The Senate will soon take up a new package of Iran sanctions, which if approved, could force the administration once more to implement new punitive measures on Iran.
On Thursday afternoon, Sens. Robert Menendez (D-NJ) and Mark Kirk (R-IL) introduced an amendment to the National Defense Authorization Act currently on the Senate floor, obtained by The Cable, that would blacklist Iran's energy, port, shipping, and shipbuilding sectors, while also placing new restrictions on Iran's ability to get insurance for all these industries. The legislation would also vastly expand U.S. support for human rights inside Iran and impose new sanctions on Iranians who divert humanitarian assistance from its intended purpose.
"We must prevent the Iranian regime from acquiring a nuclear weapons capability and make it U.S. policy to stand with the Iranian people in the face of oppression," Kirk said in a statement to The Cable. "This bipartisan amendment will greatly increase the economic pressure on the Iranian regime and send a clear message of support to the Iranian people."
Supporters of the new sanctions language, called The Iran Freedom and Counter-Proliferation Act, argue that it would bring the U.S. in line with the European Union's recent moves prohibiting the sale or delivery of various metals, coal, and software to Iran while increasing sanctions on blacklisted Iranian government entities as well as satellite providers supporting Iranian state broadcasting and jamming activities. The amendment preserves existing exceptions for the legal import of oil and gives President Barack Obama the ability to waive sanctions in the interest of national security.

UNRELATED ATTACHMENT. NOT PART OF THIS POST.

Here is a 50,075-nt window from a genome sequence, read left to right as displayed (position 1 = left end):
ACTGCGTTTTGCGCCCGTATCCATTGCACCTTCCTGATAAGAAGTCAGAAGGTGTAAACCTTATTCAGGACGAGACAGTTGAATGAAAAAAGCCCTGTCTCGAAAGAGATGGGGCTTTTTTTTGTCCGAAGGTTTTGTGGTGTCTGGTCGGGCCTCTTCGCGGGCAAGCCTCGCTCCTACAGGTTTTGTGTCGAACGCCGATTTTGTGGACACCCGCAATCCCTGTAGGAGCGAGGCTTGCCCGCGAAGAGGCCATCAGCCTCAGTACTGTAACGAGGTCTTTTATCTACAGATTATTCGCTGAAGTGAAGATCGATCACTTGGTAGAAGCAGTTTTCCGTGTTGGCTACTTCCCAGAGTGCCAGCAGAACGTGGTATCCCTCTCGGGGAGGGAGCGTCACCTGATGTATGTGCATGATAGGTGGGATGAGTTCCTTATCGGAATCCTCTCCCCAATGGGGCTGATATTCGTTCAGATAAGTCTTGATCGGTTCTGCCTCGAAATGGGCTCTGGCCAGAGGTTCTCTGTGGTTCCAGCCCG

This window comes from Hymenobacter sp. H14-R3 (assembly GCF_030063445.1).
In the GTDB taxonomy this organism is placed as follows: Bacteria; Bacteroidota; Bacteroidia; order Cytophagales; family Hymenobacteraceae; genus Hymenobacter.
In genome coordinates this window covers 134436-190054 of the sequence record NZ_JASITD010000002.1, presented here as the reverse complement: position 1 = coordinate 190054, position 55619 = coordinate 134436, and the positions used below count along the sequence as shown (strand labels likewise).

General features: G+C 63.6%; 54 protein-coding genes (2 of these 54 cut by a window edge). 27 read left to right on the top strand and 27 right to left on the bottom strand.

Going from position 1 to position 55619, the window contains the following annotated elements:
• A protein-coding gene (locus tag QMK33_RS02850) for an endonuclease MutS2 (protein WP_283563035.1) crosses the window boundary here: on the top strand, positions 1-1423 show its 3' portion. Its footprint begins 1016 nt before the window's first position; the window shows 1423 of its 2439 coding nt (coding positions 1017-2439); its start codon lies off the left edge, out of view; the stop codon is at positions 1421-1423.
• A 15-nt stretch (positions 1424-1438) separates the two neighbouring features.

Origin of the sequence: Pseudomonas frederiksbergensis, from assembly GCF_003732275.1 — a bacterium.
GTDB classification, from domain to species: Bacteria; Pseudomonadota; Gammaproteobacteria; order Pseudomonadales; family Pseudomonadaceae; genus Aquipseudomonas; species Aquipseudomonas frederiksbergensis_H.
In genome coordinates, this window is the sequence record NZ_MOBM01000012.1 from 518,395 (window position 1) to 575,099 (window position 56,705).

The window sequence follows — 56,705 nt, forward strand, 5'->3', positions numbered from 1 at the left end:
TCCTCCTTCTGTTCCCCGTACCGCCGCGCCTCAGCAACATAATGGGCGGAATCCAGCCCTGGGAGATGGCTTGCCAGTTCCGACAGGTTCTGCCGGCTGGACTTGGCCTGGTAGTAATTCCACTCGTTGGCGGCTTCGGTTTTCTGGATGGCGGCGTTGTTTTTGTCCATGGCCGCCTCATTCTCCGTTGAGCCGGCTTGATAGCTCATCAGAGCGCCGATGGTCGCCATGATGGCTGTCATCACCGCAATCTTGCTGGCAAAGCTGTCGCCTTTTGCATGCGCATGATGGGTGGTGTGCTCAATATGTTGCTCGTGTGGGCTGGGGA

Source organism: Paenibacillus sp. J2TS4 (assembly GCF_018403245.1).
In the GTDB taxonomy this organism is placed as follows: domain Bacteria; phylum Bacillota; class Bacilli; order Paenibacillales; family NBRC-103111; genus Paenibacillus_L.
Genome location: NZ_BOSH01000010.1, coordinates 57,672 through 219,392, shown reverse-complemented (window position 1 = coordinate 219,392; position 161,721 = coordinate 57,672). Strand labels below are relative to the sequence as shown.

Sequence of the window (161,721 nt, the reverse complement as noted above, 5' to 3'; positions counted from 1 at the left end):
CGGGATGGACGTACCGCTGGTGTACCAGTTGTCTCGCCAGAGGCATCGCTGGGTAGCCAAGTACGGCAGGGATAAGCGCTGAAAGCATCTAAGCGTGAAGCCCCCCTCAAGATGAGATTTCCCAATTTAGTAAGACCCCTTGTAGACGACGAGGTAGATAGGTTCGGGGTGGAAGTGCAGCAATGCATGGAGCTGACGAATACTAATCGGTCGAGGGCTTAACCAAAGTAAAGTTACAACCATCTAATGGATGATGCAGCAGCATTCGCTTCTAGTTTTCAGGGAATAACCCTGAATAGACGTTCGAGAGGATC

"According to the latest report from the International Atomic Energy Agency, Iran continues to defy the U.N. Security Council by expanding its nuclear enrichment capacity," said Mark Dubowitz, executive director of the Foundation for Defense of Democracies and head of its Iran Energy Project. "While recent sanctions passed with overwhelming bipartisan support in the Senate have had a crippling impact on Iran's economy, we must find new ways to increase the pressure and stop Iran from acquiring a nuclear weapons capability."
Menendez and Kirk have a long history of successfully pushing Iran sanctions through the Senate above the administration's objections. The existing sanctions on the Central Bank of Iran, which the administration has worked hard to implement this year, were originally proposed by Menendez and Kirk despite strong administration opposition.
Those sanctions passed the Senate by a vote of 100-0.
The Cable goes inside the foreign policy machine, from Foggy Bottom to Turtle Bay, the White House to Embassy Row.